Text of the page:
UPDATE (Jan. 7, 2023 12:30 a.m. E.T.): This piece has been updated to reflect Republican Kevin McCarthy finally becoming House speaker early Saturday morning, after 14 failed ballots and a dramatic final round.
Kevin McCarthy should get used to this feeling. The California Republican spent Thursday living through his third day in a row failing to become House speaker on ballot after ballot. In between humiliations, he and his allies spent hours in closed-door discussion with the handful of far-right holdouts that have so far blocked his ascension.
As of Friday afternoon, when the House prepared for a history-making 12th vote, McCarthy still hadn’t found enough backing to get the majority he needed. In the process of trying to do so, he’s offered up enough concessions to fundamentally alter the power structure of the 118th Congress, managing to peel off several holdouts in the process. In doing so, he’s prepared to make himself a permanent hostage to the most extreme members of his party.
The list of demands from the bloc that has stood in McCarthy’s way is lengthy, but most have less to do with specific policy items than the way the House itself functions. Even before the first ballot was cast on Tuesday, the incoming GOP majority agreed to alter the House rules to block any bill that increased spending that budget year, establish subcommittees to investigate the origins of Covid and the “weaponization of the Federal Government,” and require that the Jan. 6 Committee’s documents be redirected from the National Archives to the House Administration Committee.
But the naysayers wanted more — and they seem likely to get it, to the detriment of the speakership broadly and McCarthy very, very specifically.
One of the proposed changes that has gotten the most attention would make it easier to oust a speaker. McCarthy had already agreed to lower the threshold for a “motion to vacate the chair” to just five members. Despite claiming that he wouldn’t budge on dropping that bar further, McCarthy has reportedly caved — now any single member will be able to put forward a resolution calling for his ouster.
Some of the demands from the holdouts that sound the most reasonable deal with the way the House passes bills. It’s been many, many years since the House actually managed to pass the 12 standalone appropriations bills that instead get wrapped up into a massive omnibus spending bill. McCarthy has now reportedly agreed that over the next two years each of those bills will get their own vote — and that amendments will be allowed from any lawmaker as those bills are debated on the House floor.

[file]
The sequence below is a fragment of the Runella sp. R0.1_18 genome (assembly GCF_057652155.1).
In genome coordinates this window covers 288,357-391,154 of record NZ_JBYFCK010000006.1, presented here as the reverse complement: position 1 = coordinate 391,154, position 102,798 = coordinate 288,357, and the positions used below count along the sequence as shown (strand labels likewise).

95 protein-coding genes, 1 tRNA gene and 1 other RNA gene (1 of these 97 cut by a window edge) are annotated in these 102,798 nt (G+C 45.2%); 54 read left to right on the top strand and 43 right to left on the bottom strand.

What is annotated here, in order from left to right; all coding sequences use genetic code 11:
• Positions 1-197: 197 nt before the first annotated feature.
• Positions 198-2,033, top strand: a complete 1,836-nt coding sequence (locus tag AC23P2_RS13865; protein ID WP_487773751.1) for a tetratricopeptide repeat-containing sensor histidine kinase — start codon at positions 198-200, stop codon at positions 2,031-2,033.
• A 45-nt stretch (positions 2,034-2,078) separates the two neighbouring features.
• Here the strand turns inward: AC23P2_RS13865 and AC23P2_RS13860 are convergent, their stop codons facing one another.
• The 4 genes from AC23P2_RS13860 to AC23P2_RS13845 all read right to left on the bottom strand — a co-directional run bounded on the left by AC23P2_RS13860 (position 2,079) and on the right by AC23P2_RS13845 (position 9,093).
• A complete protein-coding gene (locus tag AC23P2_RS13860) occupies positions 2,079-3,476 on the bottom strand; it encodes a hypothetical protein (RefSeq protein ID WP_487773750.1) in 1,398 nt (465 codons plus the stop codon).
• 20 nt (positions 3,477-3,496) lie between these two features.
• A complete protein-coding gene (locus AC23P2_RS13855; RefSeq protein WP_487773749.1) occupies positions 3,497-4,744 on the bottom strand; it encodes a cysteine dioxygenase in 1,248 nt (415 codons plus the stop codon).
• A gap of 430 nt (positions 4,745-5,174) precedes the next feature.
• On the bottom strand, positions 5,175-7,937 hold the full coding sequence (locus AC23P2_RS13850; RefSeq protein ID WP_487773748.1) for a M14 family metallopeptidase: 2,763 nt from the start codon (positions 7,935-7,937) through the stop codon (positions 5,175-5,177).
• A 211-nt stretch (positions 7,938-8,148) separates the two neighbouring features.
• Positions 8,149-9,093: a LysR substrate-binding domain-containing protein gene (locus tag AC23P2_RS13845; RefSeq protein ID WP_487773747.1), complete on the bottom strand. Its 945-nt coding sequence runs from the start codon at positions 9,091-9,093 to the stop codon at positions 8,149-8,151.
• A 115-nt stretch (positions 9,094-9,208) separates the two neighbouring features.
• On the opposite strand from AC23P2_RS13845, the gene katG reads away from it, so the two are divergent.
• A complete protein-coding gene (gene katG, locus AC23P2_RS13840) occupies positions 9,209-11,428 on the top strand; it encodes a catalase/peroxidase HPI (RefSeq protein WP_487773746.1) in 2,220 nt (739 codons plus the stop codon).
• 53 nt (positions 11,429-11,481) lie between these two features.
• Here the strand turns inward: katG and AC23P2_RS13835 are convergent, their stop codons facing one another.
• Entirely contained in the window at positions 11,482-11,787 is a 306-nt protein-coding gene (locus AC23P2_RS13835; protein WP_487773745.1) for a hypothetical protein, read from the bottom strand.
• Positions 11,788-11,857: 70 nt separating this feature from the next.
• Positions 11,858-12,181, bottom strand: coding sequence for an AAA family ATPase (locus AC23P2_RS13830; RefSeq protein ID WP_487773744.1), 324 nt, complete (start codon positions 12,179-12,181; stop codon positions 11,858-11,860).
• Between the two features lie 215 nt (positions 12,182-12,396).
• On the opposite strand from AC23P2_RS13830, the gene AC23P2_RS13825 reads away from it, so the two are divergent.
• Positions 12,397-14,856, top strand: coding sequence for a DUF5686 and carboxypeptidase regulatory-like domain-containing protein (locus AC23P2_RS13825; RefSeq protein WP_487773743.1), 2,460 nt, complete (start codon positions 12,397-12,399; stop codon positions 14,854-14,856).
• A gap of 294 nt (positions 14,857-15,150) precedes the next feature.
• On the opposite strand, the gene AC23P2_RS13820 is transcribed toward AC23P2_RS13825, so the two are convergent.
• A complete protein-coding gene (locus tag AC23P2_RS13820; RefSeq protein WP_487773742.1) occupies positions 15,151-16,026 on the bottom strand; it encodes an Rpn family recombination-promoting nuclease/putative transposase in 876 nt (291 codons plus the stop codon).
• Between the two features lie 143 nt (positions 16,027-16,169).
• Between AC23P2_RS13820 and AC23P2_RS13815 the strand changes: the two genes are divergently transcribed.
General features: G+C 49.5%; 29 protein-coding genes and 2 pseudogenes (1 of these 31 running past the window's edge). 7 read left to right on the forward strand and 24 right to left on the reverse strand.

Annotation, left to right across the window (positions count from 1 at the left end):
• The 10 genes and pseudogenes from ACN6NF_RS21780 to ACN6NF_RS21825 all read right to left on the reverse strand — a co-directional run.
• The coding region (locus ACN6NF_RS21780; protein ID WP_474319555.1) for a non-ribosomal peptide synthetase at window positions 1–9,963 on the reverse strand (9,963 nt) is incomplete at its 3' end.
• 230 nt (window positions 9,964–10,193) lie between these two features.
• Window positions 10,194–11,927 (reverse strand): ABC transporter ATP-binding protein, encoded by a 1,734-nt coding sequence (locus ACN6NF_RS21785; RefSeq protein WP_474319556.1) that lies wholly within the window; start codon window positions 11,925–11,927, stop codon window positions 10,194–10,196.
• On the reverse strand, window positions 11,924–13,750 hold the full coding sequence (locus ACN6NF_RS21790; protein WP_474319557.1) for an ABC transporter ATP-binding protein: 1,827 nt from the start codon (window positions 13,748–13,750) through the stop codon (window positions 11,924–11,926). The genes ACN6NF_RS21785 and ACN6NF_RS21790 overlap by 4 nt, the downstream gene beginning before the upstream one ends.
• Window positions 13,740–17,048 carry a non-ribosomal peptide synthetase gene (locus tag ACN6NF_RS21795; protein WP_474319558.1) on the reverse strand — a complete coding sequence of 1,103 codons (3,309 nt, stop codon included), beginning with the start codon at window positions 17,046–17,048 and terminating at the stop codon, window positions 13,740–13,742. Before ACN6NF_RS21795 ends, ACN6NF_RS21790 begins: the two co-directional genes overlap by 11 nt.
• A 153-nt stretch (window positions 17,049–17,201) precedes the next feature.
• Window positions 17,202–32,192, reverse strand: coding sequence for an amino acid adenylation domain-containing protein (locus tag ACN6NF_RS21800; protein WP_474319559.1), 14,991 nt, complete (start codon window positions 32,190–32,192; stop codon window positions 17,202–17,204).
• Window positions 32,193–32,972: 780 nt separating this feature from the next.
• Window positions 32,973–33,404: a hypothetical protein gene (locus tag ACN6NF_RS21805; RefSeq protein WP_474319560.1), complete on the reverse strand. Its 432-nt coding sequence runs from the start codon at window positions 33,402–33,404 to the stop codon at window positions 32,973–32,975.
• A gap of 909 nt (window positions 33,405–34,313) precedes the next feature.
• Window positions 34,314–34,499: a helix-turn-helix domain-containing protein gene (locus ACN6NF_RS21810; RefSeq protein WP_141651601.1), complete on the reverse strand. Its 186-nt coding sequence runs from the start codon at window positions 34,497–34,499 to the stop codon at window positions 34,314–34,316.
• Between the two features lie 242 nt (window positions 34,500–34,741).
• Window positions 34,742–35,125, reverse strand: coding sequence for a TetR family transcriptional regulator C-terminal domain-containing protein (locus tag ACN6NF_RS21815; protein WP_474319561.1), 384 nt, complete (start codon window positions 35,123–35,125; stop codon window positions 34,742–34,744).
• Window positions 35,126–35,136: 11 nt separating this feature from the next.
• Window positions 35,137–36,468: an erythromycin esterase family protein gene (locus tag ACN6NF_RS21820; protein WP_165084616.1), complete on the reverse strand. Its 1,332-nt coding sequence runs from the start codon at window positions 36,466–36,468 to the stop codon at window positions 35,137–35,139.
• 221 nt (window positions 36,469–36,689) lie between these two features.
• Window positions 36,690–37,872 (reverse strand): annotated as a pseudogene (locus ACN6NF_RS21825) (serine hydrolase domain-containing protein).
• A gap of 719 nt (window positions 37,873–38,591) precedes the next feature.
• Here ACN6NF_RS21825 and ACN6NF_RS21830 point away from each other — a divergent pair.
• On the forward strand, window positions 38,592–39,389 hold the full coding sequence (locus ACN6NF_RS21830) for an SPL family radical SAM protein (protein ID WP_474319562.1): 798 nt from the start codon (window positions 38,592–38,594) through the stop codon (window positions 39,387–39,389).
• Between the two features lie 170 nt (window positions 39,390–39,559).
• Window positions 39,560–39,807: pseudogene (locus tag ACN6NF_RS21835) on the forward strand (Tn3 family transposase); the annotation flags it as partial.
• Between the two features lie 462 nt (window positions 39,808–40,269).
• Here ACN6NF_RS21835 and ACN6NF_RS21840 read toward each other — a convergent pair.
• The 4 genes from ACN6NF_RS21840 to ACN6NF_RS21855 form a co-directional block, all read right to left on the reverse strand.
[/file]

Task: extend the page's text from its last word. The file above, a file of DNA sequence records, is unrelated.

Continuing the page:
To understand why that’s such a big deal, we have to talk about one of the most consequential demands from the holdouts: more seats for far-right members on the House Rules Committee. Despite its extremely bland name, all major legislation that reaches the House floor for a vote flows through the Rules Committee. Because of how much the House has on its agenda, it relies on “special rules” to fast-track bills to the forefront, most often setting limits on how long the debate can last and how many amendments can be offered.
The Rules Committee has been an extension of the House speaker’s power for decades now, with the majority holding nine seats and the minority getting only four. The House Freedom Caucus — which has been a thorn in the side of multiple GOP leaders now — has been insisting that three of its members sit on the committee, enough to block any legislation if they join Democrats in voting against it. Based on NBC News’ reporting on Friday afternoon, McCarthy has agreed to give them those seats.
When taken together, it amounts to a significant reversal of years of power being accumulated in the hands of the speaker. That sounds good in theory, as does allowing members to offer up more amendments to bills, rather than just voting on the carefully crafted deals that party leadership hammers out. But trying to herd the House’s 435 members is a nightmare under ideal circumstances, as the last few days have shown us. The streamlined processes that McCarthy is tossing away have developed partly to ensure anything gets done at all — and the holdouts’ proposals would more likely create new chokepoints to kill bills rather than help pass them.
Moreover, the changes McCarthy has signed off on would make it all but impossible for him as speaker to cut the sort of deals that his predecessors have needed to get even the most basic functions of government done. The threat of what is basically a “no confidence” vote would constantly be looming over his head, with potential usurpers around every corner should he anger the Freedom Caucus. And the statements from his newly converted supporters have made sure to include an implicit threat that McCarthy would pay should he renege on his promises.
Part of the reason McCarthy is in this mess in the first place is because his slim majority means he either needs near total unity — which the House GOP clearly lacks — or the support of Democrats. But why would Democrats trust any offer he put forward in negotiations in the first place, knowing he would be risking a metaphorical beheading and most likely lack the votes to follow through on any promises?
The twelfth round of voting saw a substantial shift toward McCarthy, with 14 of the 20 or so holdouts that had stymied him flipping “pending negotiations,” as many of them caveated their votes. But the anti-Kevin camp has two factions, and McCarthy still needed to flip several of the remaining six Republicans stonewalling his bid after the 13th ballot.
Following that vote, the House adjourned until late Friday night, giving Republicans time to secure a final breakthrough. McCarthy will wind up speaker still, a prospect that seemed all but impossible just a day ago. But the tense negotiations that he’s suffered through this week will only find themselves repeating over and over again — and he’s running out of ransom to pay.